The Ann Arbor Police Department is recommending Scorekeepers –– a bar which, thanks to its popularity among University of Michigan students, is the most Ubered-to destination in the state of Michigan — lose its liquor license when it expires on April 30, according to a report from MLive.

The recommendation, made at the Jan. 12 meeting of the Council Liquor License Review Committee, was based on the more than 150 service calls to the bar in 2017.  According to a memo signed by AAPD Sergeant Bill Clock and presented to the committee at its Feb. 2 meeting, the AAPD also filed 81 case reports for the location last year. Case reports, Clock wrote, are made for all criminal violations “and some non-criminal offenses.”

The memo lists the content of several reports, including one in which an officer issued Minor in Possession citations to two patrons who were drinking though each had an “X” written on their hands by bar staff, indicating they were minors. In another report, officers discovered the bar was displaying an expired liquor license, and in a third, officers issued an MIP to a patron who they determined had never been asked for identification by staff.

“Based on the number of overall incidents in 2017, and the listed violations, The Ann Arbor Police Department does not support renewal of this liquor license,” Clock wrote.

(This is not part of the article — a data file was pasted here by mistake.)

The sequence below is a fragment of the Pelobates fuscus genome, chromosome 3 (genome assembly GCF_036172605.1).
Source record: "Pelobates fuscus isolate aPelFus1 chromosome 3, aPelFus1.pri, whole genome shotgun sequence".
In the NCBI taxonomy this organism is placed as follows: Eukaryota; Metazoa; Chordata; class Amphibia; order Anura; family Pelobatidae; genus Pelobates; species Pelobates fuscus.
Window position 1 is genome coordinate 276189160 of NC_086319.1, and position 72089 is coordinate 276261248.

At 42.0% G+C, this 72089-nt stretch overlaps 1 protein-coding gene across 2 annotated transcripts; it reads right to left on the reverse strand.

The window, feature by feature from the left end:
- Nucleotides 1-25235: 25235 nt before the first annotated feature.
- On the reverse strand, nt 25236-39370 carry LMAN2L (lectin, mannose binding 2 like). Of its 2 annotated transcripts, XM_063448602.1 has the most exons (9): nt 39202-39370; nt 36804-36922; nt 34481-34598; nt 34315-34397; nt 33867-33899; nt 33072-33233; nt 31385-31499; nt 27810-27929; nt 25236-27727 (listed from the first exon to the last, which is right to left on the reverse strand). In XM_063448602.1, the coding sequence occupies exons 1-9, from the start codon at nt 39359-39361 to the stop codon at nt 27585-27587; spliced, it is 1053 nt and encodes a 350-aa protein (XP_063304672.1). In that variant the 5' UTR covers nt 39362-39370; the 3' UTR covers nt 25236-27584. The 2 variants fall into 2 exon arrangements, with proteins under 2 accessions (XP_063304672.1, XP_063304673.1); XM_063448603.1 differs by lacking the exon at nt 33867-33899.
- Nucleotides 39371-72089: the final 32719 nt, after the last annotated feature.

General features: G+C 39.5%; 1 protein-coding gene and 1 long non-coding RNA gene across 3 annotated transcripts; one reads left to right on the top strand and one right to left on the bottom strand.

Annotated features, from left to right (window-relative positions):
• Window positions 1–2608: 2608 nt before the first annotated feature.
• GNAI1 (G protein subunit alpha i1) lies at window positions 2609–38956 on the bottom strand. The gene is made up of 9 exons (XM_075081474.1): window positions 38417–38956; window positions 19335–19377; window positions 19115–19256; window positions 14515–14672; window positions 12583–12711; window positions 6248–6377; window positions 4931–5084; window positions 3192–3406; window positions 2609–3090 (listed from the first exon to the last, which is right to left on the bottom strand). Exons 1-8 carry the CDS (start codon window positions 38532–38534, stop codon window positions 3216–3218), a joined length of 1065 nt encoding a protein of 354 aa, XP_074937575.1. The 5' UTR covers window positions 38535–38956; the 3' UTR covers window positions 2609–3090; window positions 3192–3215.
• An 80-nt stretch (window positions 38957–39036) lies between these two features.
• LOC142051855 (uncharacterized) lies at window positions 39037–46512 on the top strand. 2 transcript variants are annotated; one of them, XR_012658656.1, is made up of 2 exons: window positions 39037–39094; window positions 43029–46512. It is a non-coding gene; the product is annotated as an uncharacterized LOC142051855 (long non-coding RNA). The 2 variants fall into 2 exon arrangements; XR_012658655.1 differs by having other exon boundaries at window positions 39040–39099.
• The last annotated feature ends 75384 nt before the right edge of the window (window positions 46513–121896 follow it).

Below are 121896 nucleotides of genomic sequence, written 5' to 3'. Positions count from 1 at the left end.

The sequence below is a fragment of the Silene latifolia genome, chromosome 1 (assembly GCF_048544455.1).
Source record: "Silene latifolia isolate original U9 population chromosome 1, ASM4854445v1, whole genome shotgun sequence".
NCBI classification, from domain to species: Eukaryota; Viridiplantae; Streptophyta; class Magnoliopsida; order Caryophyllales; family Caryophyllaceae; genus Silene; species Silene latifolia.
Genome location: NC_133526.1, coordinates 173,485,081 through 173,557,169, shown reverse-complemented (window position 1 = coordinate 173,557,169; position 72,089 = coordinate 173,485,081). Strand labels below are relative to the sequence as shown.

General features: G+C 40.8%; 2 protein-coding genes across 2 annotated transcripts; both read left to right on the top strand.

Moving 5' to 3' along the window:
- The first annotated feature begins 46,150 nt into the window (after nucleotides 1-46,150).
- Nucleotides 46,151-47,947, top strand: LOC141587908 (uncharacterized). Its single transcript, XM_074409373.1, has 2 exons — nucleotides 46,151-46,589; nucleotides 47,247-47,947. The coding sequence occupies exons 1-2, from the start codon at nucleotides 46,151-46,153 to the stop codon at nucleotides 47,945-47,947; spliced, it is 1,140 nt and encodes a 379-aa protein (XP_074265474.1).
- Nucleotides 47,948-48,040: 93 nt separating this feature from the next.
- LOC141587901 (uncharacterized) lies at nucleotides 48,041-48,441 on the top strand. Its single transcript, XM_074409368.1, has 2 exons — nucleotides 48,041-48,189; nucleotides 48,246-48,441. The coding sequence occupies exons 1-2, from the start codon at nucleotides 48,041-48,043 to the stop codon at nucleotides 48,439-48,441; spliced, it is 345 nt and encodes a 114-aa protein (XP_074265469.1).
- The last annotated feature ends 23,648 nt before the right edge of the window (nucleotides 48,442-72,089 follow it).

One student, who requested to remain anonymous out of fear of legal consequences, said Skeeps’ reputation as a haven for underage customers was widely known. The bouncers were strict about asking for ID, the student said, but not always as strict about making sure it was genuine.

“Everyone basically at Skeeps is underage, but they use a fake ID to get in,” the student said. “Everyone shows some sort of ID, whether it’s a fake ID or someone else’s ID, to get in.”

The bar has also received attention for its practice of selling “Skeeps cards” –– $3,000 cards that give their owners VIP status, allowing them to cut the line and enter without providing proof of age. According to a 2014 Spoon University article, the Skeeps card was originally given to patrons who accumulated a $1,000 tab and tipped 20 percent, but the bar had to raise the price several times to match demand. The anonymous student said she bought a Skeeps card her freshman year.

“You have to show an ID to purchase it but they don’t give you a problem because you’re paying so much money,” the student said. “The idea is that they don’t look at your ID when you come in. Skeeps does that so that kids buy it. Kids buy it so they don’t have to have their IDs looked at when they come in.”

At the Jan. 12 meeting, the Council Liquor License Review Committee said it may continue to review the subject of the bar’s liquor license renewal at its Feb. 16 meeting, as well as discuss the possibility of scheduling hearings on the issue which would begin in early March.

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